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Psychological abuse: 'He would criticise me, humiliate me and question my stability'

I’m glad that the offense of ‘coercive control’ is to be included in the Domestic Violence Bill 2017, writes Patricia Tsouros.

Patricia Tsouros Greek-Irish businesswoman

IN 2014 I wrote an opinion piece that legislation in Ireland needed to be amended to recognise psychological abuse as a crime.

Last week it was announced that, following in the footsteps of the UK, psychological abuse within an intimate relationship is to become a crime in Ireland.

The offense of ‘coercive control’ is to be included in the forthcoming Domestic Violence Bill 2017, put forward by Minister of State for Justice, David Stanton.

I welcome this bill

As a victim of coercive abuse, otherwise known as psychological or emotional abuse, I welcome this Bill with relief.

The amendment is significant on two fronts: it gives victims a channel through which to confront their abuser, and secondly, it unequivocally confirms that psychological abuse is real, dangerous and a crime.

Probably one of the most challenging fallouts of being open about my experience was how sceptical people were, not understanding or believing that psychological violence is real, dismissing me as possibly nuts rather than a victim of abuse. Some people around me were so disbelieving that they suggested I had perpetrated the harm on myself.

If this legislation was in place a couple of years ago, I believe my life would have taken a much different path. I did not have the option to go to court, to have my suffering recognised. This was an almost unbearable form of cruelty. Without any legal recourse or legal precedent, my healing – my validation – was to write.

I did not realise it was happening to me

I did not realise what was happening to me. It left me mentally injured, not ill, but traumatised. It’s essential to make that distinction.

My brain was violently harmed, and I had a long road to recovery. I was in a living hell.

I was not mentally ill and I had never suffered from depression. I had always been a positive, happy person. I was confident and ran my own business. I had an active and fulfilling family and social life until I was sucked into a destructively abusive relationship.

The abuse has left an indelible scar. The scar manifested in depression, suicidal feelings, and extreme and dulled emotional responsiveness. It interferes with my ability to live an emotionally fulfilled life.

He was subtly destroying me

With his abuse, he invaded my territory, controlled my movements, destroyed my confidence, infiltrated my finances, isolated me from my friends and family, threatened my stability and security.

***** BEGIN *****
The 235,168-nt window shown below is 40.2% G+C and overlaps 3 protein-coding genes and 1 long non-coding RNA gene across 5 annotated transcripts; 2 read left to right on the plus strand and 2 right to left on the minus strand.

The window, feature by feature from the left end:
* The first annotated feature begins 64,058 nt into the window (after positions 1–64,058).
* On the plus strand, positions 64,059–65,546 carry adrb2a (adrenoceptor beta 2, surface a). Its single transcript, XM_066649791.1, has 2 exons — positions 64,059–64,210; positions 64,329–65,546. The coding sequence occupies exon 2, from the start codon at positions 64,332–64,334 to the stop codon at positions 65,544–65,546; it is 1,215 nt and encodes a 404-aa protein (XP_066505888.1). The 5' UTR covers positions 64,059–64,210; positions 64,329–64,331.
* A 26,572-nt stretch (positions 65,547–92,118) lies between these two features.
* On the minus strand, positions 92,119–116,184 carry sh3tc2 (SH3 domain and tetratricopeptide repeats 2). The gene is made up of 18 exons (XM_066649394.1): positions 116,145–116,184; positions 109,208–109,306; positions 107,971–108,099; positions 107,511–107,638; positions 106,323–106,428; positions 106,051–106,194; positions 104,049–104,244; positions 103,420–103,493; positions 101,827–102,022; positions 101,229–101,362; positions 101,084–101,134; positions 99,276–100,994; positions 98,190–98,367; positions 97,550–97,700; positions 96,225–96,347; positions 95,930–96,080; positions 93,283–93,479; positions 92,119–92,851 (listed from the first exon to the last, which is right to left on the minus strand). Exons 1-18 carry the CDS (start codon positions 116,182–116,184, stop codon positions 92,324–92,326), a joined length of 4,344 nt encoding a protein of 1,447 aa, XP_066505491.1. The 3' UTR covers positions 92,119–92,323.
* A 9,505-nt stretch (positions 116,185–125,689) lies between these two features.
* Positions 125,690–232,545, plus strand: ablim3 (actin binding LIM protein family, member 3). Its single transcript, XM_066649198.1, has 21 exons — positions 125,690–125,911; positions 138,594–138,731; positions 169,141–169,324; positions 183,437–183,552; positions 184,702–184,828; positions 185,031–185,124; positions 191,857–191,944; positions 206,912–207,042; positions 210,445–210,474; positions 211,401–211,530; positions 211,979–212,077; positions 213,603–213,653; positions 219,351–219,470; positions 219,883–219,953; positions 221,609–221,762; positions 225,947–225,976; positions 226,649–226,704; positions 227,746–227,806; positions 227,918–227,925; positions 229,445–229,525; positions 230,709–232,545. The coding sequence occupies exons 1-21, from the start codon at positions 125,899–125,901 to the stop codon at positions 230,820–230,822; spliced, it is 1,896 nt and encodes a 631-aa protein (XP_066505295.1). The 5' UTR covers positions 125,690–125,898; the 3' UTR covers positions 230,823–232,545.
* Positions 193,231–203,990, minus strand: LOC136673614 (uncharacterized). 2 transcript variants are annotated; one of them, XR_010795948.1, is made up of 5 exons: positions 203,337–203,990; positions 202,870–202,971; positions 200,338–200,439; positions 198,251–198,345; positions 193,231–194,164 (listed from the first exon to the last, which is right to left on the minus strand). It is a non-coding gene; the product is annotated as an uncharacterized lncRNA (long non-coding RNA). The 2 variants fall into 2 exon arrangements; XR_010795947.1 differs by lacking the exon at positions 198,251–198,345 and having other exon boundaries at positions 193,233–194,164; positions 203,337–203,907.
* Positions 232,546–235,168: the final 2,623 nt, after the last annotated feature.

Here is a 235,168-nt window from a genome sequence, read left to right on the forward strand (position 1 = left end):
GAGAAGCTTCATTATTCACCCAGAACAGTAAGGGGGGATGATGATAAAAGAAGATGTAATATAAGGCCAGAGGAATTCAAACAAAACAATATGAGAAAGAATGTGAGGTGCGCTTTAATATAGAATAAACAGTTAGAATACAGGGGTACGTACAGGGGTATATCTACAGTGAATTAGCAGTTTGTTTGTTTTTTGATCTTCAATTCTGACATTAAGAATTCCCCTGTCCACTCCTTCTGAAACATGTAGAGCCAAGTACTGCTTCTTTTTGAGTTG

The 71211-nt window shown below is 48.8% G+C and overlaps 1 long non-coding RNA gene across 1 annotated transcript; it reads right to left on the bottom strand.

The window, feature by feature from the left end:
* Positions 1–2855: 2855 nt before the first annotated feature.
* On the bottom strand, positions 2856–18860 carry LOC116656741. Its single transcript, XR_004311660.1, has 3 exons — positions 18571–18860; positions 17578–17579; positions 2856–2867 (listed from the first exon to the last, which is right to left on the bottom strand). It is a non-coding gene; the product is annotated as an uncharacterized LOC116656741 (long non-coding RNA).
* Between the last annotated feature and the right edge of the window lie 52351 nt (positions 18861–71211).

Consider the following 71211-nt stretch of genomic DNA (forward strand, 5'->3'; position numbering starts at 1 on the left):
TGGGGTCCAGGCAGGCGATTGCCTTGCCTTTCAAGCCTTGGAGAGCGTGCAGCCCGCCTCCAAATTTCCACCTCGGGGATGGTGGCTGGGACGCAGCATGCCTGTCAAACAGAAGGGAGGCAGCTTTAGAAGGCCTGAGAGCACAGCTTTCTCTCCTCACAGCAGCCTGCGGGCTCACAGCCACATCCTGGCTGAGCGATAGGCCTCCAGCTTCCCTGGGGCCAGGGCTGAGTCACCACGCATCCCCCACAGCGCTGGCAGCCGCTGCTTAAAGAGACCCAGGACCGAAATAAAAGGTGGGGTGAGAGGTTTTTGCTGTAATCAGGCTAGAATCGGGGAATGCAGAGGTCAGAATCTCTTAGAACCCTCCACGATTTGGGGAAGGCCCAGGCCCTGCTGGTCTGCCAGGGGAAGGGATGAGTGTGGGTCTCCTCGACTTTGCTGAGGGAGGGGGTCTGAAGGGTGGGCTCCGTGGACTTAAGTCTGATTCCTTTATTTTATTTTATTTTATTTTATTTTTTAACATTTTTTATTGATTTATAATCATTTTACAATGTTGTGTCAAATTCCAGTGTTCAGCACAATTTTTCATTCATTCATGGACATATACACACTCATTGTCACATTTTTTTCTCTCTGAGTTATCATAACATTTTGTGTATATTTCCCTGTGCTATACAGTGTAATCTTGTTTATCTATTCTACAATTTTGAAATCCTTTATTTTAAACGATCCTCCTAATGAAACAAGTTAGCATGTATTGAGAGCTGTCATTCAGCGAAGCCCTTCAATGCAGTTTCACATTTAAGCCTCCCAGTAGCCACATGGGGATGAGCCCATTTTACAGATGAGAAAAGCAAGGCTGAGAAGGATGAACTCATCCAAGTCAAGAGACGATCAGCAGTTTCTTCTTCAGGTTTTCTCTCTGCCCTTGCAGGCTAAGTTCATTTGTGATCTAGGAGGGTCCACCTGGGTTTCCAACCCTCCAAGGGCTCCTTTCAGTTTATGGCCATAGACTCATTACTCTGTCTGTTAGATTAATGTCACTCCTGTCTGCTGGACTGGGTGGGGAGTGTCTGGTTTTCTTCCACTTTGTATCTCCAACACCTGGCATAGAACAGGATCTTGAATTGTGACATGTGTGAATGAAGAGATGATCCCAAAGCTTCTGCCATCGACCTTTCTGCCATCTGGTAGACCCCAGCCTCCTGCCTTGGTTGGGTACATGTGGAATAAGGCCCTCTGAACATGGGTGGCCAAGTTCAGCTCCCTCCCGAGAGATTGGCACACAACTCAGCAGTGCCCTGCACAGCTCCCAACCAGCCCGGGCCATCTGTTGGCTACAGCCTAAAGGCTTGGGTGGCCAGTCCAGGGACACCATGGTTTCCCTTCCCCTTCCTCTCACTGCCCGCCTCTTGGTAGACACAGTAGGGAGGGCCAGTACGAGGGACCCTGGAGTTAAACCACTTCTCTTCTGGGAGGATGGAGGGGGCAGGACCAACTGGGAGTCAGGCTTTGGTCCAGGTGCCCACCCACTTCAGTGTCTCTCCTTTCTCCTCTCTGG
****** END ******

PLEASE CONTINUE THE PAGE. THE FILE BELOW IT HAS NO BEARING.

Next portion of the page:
He perversely led me to believe that he cared about my welfare, that I was his only true friend. All the while he was subtly debilitating and destroying me, and he knew it.

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He would shower me with love than withhold it. He would praise me as though I was his angel and in the next breath he would criticise me, humiliate me and question my stability. He was playing yo-yo with my emotions, with my mind and my life.

New legislation will allow prosecution

This new legislation will allow the prosecution of the type of abuse inflicted on me: of someone who creates an ongoing threatening atmosphere within a relationship, even in the absence of violence or overt threats of violence.

The amendment states that a person commits an offense if they engage in “controlling or coercive” behaviour “likely to have a serious effect on a relevant person”.

Once the Bill becomes law, a victim can feel some sense of empowerment via the courts, and the perpetrator of psychological abuse can be prosecuted.

Since it’s introduction in the UK authorities have sued 155 people for engaging in coercive control. 59 were found guilty and of those, 28 were sent to prison. It’s real, it’s happening, and it’s about to become a crime in Ireland.

Patricia Tsouris is a Greek-Irish businesswoman with expertise in the emerging contemporary art market and the Co-Founder and Head of Innovation at www.artfetch.com. She is a mother, dog lover, and traveller, with a passion for photography, poetry and politics and fashion.

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About the author:

Patricia Tsouros  / Greek-Irish businesswoman

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